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By The Cynical Tendency
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When Irish Eyes Stop Smiling

Wednesday, March 22, 2017 10:44
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(Before It's News)

One of the accidental meetings made with many people was the time I met the leading Irish republican writer Brendan Behan, 1923-1964, at the end of the 1950's. Inevitably, it was in a bar when I rolled in for my evening rehydration. He was supposed to be somewhere else but had been overcome by thirst and just went into the nearest bar.

It was a private student and not a public bar but the barman feeling that discretion was the better part of valour served him and his minder. The others in the bar stayed clear and looked sideways out of their eyes. Behan might mean trouble.

Ever one for an interesting chat I had a conversation with him about Dublin pubs, it was not long before when I had visited Davy Byrne's and others there on a trip down to Bantry Bay and Mizen Head. His minder managed to persuade him to go to the occasion to which he had been invited so it was but a short meeting and instructive.

This article at 50 years after his death is from The Skibbereen Eagle gives an idea of the man and Wikipedia has a page on him. The memory arises from the final part of the Sky Arts series “Portrait Artist Of The Year” when both the subject Graham Norton, and artist in question were Irish and down at Bantry Bay.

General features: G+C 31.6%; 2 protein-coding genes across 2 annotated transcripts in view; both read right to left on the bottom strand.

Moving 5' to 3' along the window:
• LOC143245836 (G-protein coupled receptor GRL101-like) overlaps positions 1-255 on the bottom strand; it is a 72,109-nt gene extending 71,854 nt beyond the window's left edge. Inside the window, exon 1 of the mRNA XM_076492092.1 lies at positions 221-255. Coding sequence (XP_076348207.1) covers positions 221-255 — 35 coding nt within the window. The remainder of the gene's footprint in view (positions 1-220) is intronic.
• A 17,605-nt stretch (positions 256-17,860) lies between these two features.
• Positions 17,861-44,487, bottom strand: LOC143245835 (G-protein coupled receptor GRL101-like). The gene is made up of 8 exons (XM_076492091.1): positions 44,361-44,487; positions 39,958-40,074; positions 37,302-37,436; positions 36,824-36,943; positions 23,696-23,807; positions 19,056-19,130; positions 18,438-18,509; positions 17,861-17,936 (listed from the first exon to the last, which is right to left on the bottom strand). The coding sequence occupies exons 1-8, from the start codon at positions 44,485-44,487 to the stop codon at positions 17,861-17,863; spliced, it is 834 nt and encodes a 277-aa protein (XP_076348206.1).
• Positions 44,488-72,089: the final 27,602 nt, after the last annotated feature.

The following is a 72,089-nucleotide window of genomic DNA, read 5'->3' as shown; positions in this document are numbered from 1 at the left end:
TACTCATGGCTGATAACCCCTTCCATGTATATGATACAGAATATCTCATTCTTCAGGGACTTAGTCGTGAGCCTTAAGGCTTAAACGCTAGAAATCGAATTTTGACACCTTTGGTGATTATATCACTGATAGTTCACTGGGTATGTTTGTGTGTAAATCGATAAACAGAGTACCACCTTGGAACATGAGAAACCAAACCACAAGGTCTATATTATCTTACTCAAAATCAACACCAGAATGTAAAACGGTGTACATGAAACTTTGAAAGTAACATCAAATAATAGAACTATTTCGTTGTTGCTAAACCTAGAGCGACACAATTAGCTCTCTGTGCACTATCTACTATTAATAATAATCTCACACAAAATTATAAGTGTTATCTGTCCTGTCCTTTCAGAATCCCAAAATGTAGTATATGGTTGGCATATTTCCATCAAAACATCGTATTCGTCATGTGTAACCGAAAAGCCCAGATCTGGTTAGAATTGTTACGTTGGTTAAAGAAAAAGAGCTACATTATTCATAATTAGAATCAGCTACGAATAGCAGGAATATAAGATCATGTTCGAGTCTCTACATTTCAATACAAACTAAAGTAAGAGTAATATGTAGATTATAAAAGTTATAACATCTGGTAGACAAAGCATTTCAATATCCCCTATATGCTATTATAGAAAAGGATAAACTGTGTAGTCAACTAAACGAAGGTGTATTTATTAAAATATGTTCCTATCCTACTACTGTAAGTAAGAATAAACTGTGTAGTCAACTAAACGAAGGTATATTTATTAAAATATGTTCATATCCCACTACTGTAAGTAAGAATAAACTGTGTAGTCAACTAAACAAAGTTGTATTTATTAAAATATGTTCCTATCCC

It was The Eagle which famously warned Tsar Nicholas II of Russia that his foreign policies were ill advised and potentially disastrous. St. Petersburg took no notice and the world descended into chaos with dire effects for all those involved, notably in Ireland.

There has been a death in Ireland which reminds us that the issues have not been resolved. But they never will be because as Behan recognised their republican movement had moved on from being Irish to being another branch of international Marxism and never ending dispute.

The picture above is Brendan Behan at The Fitzroy Tavern, another place I have visited a few times. The irony here is that it is on the home patch of George Bernard Shaw in the late 19th Century.


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